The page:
There is little research that considers the older person from different cultural backgrounds and the impact of ageing within a predominately white, British culture.
In 1928 Robert Parks discussed the concept of the ‘marginal man’ a person who lives in two separate cultures, not fully integrated into either culture, which has the potential to significant impact on their identity and personal consequence.
An area of practical implementation of this is in caregiving and the role of family versus formal carers in different cultural backgrounds
Sung & Dunkle (2009) states that it is a traditionally held believe that Asian societies are more respectful towards their elders than western society due, in part, to a strong link to Confucianism, which sees the family and filial piety (respect for father, elders and ancestors) as fundamentally important. Huang-Hei (2003) suggesting there are two forms of filial piety;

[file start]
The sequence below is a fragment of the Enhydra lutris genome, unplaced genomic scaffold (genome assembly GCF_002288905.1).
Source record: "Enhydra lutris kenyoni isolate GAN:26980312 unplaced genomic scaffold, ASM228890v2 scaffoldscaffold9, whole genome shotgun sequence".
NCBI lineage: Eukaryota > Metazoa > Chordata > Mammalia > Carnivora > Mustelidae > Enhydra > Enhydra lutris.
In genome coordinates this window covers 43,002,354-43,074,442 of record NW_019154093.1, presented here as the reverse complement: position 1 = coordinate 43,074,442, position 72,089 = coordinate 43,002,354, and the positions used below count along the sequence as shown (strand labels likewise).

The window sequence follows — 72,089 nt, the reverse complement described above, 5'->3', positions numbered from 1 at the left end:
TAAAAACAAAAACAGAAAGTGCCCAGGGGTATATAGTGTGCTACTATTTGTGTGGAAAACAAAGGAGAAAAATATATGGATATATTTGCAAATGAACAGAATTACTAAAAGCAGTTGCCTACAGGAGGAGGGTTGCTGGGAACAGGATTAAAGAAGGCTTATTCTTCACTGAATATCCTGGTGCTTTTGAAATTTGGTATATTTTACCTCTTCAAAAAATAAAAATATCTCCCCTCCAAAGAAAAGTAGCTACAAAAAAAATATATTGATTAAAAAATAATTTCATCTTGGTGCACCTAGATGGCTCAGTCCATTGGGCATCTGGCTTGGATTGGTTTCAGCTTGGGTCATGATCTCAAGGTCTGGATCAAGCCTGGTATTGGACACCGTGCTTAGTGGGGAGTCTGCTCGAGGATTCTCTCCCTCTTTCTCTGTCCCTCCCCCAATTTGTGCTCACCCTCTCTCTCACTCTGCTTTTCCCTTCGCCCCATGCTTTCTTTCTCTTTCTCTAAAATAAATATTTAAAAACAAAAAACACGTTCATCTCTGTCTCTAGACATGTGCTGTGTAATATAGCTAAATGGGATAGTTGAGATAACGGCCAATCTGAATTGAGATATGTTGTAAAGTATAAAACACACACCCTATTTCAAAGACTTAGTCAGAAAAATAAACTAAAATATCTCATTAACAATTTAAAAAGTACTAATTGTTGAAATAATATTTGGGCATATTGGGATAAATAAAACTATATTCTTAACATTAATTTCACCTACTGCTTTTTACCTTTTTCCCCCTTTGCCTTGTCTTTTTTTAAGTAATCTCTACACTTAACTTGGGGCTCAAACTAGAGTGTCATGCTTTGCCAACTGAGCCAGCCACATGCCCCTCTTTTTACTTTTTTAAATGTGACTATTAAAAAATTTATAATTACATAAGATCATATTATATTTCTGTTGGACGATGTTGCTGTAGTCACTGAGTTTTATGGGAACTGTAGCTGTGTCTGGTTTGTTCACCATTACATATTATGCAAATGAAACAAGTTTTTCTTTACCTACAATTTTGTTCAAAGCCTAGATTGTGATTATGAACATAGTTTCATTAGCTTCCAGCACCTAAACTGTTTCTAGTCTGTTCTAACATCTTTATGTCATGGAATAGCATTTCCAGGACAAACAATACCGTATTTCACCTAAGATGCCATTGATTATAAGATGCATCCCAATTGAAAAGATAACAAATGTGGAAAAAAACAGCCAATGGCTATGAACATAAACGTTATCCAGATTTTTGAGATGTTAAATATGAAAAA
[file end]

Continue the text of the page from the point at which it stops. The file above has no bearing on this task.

reciprocal, which sees care being provided due to love and a wish to repay parents for the sacrifices they have made; and
authoritarian, which encourages obedience and compliance and could be considered a means of social control.
More commonly filial piety is defined as a set of attitudes and behaviours, which demonstrate love, respect and care towards parents, which can lead to elderly parents having strong expectations of their children.
In research undertaken by Sung (1995 + 1998), with Korean families six dimensions of filial piety were identified:
- showing respect
- fulfilling responsibilities
- harmonising families
- making repayment
- showing affection
- making sacrifices